Tag Archives: lionfish

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First Invasive Lionfish Found in Brazilian Waters

Thats right folks the infamous Caribbean species has made its way all the down the coast to Brazilian waters. A single lionfish was speared off the coast and a team of researchers including scientists from the California Academy of Sciences confirmed species analysis through DNA testing. A massive focus has been placed on the finding while scientists urge for a swift intervention plan: “For the past 20 years, invasive lionfishes have been restricted to the Caribbean,” says Luiz Rocha, PhD, Academy curator of ichthyology.fig1 “This new record shows us that lionfishes are capable of reaching far into other areas of the Atlantic, and other countries should be on guard, preparing for them to arrive.” The effort to stem invasion includes minds from all over the globe because the species (Pterois volitans) is particularly aggressive and can consume just about any an reef fish that will fit into its mouth. Rocha adds: “Brazilian fishes are being hit from all sides,” says Rocha. “Overfishing and habitat degradation are pervasive, and not even the most basic fisheries data are being collected. The best—and easiest—way to control an invasion is by trying to slow it down at the start.” Read more here.… More:

Reef Threads Podcast #228


Make every effort to attend the MBI Workshop, July 25.

It’s a new week and we have a new podcast for reef-aquarium junkies. This week’s topics are the MBI workshop, MASNA scholarships, lionfish, and the definition of a biotope. Download the podcast here, or subscribe to our podcasts at iTunes. Also, follow us on Twitter at reefthreads.—Gary and Christine

Sponsor: Rod’s Food
Rod’s Food website

MBI Workshop
MBI Workshop, July 25, Cranbrook Institute, Bloomfield Hills, MI

MASNA Scholarships
MASNA Scholarship applications due June 19

Lionfish overwhelm
A recap of what we’ve learned about invasive Lionfish this month (none of it good), Leonard Ho, Advanced Aquarist.

Biotopes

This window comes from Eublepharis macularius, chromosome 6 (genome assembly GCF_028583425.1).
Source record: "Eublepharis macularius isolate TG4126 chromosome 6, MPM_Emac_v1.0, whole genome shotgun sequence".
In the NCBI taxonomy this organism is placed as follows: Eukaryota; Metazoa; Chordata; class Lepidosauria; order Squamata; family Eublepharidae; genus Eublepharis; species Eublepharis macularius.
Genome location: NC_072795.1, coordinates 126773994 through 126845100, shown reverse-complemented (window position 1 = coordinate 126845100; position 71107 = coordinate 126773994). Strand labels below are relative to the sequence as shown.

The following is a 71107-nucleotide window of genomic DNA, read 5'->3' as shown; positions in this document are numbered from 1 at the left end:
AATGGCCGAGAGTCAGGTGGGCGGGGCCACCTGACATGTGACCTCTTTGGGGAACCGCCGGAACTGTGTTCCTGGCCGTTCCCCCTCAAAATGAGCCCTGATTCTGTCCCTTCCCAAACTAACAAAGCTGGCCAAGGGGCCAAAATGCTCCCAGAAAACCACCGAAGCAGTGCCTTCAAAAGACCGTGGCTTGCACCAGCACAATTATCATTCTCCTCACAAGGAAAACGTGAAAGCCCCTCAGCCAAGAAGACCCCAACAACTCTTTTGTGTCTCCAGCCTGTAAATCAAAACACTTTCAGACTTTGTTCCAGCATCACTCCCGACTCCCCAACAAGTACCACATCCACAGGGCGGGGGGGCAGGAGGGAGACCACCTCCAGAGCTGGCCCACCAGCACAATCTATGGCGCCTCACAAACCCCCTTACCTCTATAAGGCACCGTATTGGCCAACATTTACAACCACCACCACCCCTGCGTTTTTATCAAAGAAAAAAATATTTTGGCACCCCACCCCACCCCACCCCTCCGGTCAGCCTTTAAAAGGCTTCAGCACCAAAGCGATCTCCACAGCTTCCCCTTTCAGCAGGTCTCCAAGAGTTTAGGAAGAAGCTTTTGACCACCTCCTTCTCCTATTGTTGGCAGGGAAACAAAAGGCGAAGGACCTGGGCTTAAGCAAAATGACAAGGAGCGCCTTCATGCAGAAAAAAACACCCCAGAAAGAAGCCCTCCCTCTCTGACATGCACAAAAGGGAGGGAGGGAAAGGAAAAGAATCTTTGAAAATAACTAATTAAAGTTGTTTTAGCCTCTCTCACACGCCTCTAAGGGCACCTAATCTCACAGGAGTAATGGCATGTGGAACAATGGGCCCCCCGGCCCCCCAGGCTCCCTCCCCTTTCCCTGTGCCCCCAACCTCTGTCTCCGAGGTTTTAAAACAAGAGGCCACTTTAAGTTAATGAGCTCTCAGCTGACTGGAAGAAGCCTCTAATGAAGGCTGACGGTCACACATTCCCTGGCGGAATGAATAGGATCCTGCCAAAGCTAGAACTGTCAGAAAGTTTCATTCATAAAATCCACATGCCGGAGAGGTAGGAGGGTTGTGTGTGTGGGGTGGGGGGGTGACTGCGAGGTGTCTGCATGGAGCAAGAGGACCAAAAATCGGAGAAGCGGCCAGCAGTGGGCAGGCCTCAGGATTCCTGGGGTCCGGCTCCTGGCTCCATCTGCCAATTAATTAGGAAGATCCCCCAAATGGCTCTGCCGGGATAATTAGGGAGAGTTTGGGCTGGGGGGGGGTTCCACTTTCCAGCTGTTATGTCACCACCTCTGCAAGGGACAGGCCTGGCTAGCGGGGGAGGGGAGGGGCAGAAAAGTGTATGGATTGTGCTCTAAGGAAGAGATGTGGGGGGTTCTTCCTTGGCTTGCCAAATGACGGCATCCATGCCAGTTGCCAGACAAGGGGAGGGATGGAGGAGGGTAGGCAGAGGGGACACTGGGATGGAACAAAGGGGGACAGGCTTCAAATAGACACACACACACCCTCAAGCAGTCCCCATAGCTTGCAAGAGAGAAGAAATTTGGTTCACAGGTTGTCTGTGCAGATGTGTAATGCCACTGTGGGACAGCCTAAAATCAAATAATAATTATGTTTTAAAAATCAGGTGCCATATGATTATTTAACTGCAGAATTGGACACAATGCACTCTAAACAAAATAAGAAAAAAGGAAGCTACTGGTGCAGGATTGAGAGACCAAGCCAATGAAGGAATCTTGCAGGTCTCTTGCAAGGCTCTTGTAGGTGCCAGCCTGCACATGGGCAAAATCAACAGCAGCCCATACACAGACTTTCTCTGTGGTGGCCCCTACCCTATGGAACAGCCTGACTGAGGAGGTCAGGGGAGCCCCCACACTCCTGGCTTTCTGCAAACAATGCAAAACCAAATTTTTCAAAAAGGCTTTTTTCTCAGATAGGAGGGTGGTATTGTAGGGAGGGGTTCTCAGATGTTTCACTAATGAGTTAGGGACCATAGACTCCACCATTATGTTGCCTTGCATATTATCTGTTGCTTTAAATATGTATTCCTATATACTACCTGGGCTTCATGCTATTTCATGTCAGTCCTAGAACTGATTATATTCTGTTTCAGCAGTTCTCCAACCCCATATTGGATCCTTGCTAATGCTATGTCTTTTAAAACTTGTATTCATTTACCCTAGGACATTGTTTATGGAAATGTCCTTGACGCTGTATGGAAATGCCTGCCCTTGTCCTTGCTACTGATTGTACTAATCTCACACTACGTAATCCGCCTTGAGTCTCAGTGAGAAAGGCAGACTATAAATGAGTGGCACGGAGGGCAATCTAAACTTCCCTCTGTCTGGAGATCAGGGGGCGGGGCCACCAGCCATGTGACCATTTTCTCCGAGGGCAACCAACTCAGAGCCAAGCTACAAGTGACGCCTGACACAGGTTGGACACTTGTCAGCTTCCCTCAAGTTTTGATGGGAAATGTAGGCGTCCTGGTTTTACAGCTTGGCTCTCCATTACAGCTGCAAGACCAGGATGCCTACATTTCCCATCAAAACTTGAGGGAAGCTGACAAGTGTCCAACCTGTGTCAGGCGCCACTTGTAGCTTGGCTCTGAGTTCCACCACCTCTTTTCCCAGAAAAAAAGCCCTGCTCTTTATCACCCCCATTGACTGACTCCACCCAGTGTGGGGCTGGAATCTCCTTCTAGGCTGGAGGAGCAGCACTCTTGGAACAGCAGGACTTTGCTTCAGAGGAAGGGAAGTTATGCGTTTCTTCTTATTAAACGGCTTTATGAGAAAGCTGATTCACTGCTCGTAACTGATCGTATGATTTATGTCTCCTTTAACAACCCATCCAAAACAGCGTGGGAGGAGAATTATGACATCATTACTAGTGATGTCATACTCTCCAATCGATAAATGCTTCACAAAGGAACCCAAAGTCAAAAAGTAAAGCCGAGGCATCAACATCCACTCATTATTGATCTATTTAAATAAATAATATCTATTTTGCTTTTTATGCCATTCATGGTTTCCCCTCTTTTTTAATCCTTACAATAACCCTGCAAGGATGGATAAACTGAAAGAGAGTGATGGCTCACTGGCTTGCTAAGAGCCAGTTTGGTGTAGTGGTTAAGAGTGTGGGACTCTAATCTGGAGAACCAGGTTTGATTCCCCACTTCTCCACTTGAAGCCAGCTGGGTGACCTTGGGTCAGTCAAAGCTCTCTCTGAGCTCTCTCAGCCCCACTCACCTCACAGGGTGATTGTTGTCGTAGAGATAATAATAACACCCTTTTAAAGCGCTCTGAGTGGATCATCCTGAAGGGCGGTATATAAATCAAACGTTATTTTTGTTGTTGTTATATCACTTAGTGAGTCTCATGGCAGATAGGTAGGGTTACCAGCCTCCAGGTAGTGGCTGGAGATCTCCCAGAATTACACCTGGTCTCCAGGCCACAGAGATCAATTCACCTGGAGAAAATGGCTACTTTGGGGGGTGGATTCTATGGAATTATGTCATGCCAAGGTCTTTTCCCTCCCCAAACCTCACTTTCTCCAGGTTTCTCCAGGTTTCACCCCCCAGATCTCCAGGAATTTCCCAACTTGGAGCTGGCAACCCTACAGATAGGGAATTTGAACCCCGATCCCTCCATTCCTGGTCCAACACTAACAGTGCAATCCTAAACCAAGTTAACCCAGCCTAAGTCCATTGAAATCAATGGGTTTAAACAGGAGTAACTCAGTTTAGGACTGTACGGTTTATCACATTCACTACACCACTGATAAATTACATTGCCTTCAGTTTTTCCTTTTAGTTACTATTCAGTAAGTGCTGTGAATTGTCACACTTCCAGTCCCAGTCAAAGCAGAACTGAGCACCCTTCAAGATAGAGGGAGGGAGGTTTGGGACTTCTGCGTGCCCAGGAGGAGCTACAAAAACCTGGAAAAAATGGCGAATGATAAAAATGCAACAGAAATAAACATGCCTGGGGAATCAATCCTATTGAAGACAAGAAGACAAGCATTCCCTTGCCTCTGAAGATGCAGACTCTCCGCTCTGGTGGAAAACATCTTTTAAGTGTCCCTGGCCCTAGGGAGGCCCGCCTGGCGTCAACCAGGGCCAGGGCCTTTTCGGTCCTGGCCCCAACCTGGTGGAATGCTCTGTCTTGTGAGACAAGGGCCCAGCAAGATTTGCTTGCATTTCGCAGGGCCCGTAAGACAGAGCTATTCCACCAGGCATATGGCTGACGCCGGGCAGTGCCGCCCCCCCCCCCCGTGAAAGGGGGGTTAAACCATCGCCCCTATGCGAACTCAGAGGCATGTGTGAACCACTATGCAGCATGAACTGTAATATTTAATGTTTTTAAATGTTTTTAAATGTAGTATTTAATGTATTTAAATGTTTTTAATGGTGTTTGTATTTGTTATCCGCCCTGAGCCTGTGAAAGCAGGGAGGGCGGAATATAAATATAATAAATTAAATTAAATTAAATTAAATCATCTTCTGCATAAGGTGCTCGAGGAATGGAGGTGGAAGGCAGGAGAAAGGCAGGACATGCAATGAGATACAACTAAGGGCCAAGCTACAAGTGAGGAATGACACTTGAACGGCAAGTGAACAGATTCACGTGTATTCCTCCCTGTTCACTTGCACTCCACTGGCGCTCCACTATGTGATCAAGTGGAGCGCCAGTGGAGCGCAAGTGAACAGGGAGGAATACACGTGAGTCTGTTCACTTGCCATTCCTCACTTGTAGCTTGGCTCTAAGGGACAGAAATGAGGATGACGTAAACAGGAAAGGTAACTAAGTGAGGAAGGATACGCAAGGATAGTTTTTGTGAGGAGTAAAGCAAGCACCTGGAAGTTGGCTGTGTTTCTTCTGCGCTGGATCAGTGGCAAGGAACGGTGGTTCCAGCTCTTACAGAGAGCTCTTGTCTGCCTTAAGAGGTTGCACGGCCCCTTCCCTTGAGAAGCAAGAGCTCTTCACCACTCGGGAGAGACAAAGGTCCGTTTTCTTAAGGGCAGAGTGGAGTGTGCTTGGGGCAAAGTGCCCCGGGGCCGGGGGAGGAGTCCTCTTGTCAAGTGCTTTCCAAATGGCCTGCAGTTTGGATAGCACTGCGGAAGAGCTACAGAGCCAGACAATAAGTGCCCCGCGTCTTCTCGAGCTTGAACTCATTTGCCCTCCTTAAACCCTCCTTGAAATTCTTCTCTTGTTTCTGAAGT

What Constitutes a Marine Biotope Aquarium?, Jeff Kurtz, Saltwater Smarts,

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Reef Threads Podcast #206


Support St. Jude research and give yourself a chance to win this reef system.

It’s time once again to do the marine-aquarium hobby podcast thing that we do. This week’s subjects are our “Where Do You Listen” contest, the St. Jude/Reef Savvy reef system raffle, women in the hobby, lionfish videos, Ret Talbot’s new series, hobby expense, and mysis shrimp and other frozen foods. Download the podcast here, or subscribe to our podcasts at iTunes. Also, follow us on Twitter at reefthreads.—Gary and Christine

St. Jude raffle

Spearing lionfish

Ladies fragswapping site

Ret writes

It costs too much

1.5-gal. vase reef

Bulk frozen

UPDATE! Our Lionfish Odd Couple Now Has Footage!


As you recall I previously posted about the strange relationship between Jim Gryczanowski’s Pterois volitan and his Blue Stripe Amphiprion clarkii. Well today I have an exciting update for you with this fantastic video of the adorable duo! Jim reports this behavior has been ongoing for a few weeks now, and while the couple seem comfortable with their living situation, the Clown is reportedly a bit stingy, and has yet to share his food with Mr. Lion. Let’s hope she realizes quickly that you must feed your man if you’d like to stick around. I know for sure Jared would eat me if I didn’t cook a decent meal every once in a while.More:

“Shocking” Not So Shocking Findings About The Lion